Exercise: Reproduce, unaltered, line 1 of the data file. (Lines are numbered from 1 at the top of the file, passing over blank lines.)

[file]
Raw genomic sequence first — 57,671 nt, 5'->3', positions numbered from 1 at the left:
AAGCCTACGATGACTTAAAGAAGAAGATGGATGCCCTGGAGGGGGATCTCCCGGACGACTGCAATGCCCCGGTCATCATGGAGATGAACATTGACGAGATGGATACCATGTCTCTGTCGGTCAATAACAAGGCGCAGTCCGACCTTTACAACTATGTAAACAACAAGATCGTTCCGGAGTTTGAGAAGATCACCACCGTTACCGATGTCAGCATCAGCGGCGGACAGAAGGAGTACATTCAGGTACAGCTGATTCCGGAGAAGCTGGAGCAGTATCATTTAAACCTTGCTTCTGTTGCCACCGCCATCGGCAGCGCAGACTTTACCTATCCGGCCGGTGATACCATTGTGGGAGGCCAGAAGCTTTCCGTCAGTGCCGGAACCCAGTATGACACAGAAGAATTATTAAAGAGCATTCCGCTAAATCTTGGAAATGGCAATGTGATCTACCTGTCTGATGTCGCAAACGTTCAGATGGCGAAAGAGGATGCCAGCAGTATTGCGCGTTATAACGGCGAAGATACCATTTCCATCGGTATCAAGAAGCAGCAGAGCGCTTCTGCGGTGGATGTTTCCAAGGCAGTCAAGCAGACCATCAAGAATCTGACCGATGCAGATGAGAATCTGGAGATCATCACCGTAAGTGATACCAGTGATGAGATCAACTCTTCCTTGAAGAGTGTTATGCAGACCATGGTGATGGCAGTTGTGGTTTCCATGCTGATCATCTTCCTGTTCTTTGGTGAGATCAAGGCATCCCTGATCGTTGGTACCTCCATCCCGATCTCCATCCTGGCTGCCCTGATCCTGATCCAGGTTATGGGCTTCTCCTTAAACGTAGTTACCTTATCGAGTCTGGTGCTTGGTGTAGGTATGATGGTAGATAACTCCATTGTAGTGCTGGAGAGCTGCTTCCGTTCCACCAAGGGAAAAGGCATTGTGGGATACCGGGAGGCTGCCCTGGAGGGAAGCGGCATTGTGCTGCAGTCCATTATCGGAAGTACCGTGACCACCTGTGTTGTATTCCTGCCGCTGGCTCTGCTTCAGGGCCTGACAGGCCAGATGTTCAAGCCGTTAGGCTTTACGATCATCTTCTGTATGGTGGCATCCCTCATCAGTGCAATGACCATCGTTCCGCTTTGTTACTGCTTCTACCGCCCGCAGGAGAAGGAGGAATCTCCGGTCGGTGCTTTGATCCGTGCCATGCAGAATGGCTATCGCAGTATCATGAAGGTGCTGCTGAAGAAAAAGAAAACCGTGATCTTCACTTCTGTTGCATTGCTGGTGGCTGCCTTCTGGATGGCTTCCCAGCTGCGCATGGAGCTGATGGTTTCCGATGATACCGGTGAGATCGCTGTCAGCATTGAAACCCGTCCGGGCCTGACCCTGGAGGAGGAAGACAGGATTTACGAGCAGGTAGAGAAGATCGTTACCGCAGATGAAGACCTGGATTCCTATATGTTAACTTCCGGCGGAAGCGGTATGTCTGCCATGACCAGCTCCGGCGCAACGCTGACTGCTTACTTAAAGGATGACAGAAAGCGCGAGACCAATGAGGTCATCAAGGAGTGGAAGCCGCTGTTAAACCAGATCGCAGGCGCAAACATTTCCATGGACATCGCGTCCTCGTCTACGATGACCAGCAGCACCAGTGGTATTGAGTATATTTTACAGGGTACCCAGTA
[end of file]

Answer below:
Raw genomic sequence first — 57,671 nt, 5'->3', positions numbered from 1 at the left: